You'll see from the picture that the ice cream has more of a golden brown color compared to an off white color of my typical ice creams. This is because both brown sugar and molasses are incorporated into the ice cream custard. When I first tasted the custard (after it was cooked, but before it was churned into ice cream), I thought it tasted too much like molasses. But after churning it and freezing it for a few hours, the molasses flavor really mellowed out and it tasted EXACTLY like cookie dough. Yum!

LESSON LEARNED: This ice cream tastes like cookie dough without any pieces of cookie dough in it!

Recipe for Chocolate Chip Cookie Ice Cream

Thursday, January 5, 2012

Lesson #76: Cheesecake Mousse

I've been on a cheesecake kick this week! Here's why this dessert ROCKS:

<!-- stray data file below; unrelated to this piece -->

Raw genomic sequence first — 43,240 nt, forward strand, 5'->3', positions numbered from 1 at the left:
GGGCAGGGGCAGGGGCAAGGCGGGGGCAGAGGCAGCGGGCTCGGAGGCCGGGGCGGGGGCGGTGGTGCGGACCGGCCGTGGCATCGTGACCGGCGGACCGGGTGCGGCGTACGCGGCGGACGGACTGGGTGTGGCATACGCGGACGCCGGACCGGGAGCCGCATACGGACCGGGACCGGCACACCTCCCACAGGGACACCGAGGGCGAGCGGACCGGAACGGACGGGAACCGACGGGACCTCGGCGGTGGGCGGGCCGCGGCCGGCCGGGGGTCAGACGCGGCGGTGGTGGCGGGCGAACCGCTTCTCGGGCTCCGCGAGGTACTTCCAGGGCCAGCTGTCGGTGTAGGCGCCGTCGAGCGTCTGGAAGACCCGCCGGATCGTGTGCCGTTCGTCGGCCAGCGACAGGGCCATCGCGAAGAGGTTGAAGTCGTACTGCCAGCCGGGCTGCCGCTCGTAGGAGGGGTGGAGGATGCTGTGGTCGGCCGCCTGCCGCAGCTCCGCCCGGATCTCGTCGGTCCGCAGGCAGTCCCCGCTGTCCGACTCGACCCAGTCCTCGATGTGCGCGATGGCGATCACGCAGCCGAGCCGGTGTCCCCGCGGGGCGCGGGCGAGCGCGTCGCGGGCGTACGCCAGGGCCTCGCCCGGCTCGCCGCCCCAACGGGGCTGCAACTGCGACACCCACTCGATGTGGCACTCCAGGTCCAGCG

1) It's perfect for a dinner party because you can make it ahead of time.
2) You don't have to turn on the oven to make it (well, if you want to do the graham cracker crumble you do, but that's totally optional).
3) It looks super fancy and you will impress your friends & family with your awesome baking skills.
4) This dessert is super light and fluffy and tastes EXACTLY like cheesecake.
5) You can be creative with the toppings. I chose blueberries, but any kind of fruit or even sauce (e.g. chocolate, caramel) would be yummy.
6) This is SUPER easy to make. It took me 10 minutes from start to finish!

LESSON LEARNED: I'll be making this dessert for my next dinner (or dessert) party!

Recipe for Cheesecake Mousse

Wednesday, January 4, 2012

Lesson #75: Oreo Cheesecake Cookies

Yes, this recipe combines both Oreo's and cheesecake into one delicious cookie! You begin my making a cream cheese dough, mix in pieces of Oreo's, and roll the dough in Oreo cookie crumbs. The result is a crunchy, chocolate cookie that definitely satisfies your cheesecake craving.